Cicadas will appear soon

UNDATED – They will appear in the last part of May and during June. The male’s incessant cadence of high-pitched, shrill sounds will announce their presence. Only the males make this noise.

They appear every 13 to 17 years depending upon the brood. The nymphs will crawl out of the ground and up tree trunks, posts, and other objects to shed their shell and emerge as winged cicadas.

The adults will live for about a month. During this time they mate.

The females who have a knife-like organ will slit or puncture twigs of woody plants in which she lays around 400 to 600 eggs. In about 6 weeks, the eggs hatch, and the nymphs drop to the ground, dig into the soil, and feed by sucking sap from tree roots.

Cicada eggs in stems Photo credit: J. Obermeyer

The highest concentration of cicadas will be in south-central counties including Lawrence County.

The cicadas last emerged in the summer of 2004 and won’t return again until 2038.

Brood NumberRaceYear to AppearWhere They Will Appear
VI17-year2034Reported in all Indiana counties in 2017, but may be a “shadow brood” of brood X.
X17-year2021In all counties, but heaviest in south-central Indiana; largest of the 17-year broods.
XII17-year2023Allen and Orange counties; scarce in Indiana.
XIII17-year2024Lake, LaPorte, and Porter counties.
XIV17-year202540 counties, but heaviest in southwestern Indiana; dense swarms expected in Brown and Warrick.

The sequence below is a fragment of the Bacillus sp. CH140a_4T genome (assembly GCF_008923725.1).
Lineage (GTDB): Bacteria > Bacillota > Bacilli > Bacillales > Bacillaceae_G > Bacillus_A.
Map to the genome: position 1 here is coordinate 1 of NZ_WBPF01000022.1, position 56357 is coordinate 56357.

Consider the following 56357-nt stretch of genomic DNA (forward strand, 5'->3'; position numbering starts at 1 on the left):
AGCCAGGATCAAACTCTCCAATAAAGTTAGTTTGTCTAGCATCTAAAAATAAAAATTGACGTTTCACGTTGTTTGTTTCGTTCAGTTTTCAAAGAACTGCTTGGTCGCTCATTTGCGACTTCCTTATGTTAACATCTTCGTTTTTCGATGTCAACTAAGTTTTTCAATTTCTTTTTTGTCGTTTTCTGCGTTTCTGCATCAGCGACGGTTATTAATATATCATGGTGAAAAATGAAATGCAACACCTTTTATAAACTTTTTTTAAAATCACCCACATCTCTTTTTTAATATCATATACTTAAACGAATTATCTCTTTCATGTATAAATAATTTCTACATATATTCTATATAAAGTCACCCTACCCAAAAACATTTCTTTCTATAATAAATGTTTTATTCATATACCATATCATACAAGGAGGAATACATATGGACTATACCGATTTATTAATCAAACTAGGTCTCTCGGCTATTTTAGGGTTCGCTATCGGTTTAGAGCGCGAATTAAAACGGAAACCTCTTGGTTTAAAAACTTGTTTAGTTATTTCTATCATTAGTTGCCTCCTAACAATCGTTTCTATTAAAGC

XIX13-year20248 western counties, from Posey and Warrick on the south to Newton and Jasper on the north.
XXIII13-year202821 counties mostly in southwestern Indiana, with Fountain, Tippecanoe, and Fayette the northern limits.

While some people consider the mass emergence of cicadas one of nature’s many wonders, others find it a nuisance. In urban areas, heavy infestations can make the sidewalks and roads slick with dead insect carcasses. In fruit orchards and nurseries, cicadas can seriously damage young trees whose main stems and branches are between 3/16” and 7/16” diameter.

When possible, avoid planting new trees in the fall before or during the spring that cicadas will emerge. This could be especially helpful in fruit orchards or woody plant nurseries. Also, delay pruning until the cicadas have disappeared. The injured branches can then be removed after cicadas have stopped flying.

Small trees and shrubs (<10’ tall) can be protected by covering them with no larger than 1/2” mesh screening for the 6-weeks that adult cicadas are present. In most cases, with the exception of densely planted orchards or nurseries, netting is more cost effective than spraying insecticides.

Damage done to tree by female cicadas. Photo credit: J. Obermeyer

There are many natural enemies of cicadas. Birds, and squirrels will feast on cicadas during a mass emergence. However, the large number of cicadas are likely to outstrip the capacity of these animals to control the problem.

Although not as effective as netting, applications of pesticides during adult flight can substantially reduce injury to small trees.

Pesticides are not recommended to protect large trees. If you choose to use pesticides to protect your small trees, you will need to apply them every 3-4 days to prevent injury or every 7-10 days to reduce injury. The labeled pesticides will kill beneficial insects and likely result in a spider mite problem that will need to be managed for the rest of the season.

Several insecticides can be used by homeowners to protect ornamental and fruit trees, and shrubs. Their active ingredients (commonly available product names) are as follows:

  • Zeta-cypermethrin (GardenTech Sevin)
  • Gamma-cyhalothrin (Spectracide Triazicide for Lawns and Landscapes Concentrate)
  • Permethrin (Bonide Eight)
Dieback on oak trees caused by cicada egg-laying.
Photo credit: J. Obermeyer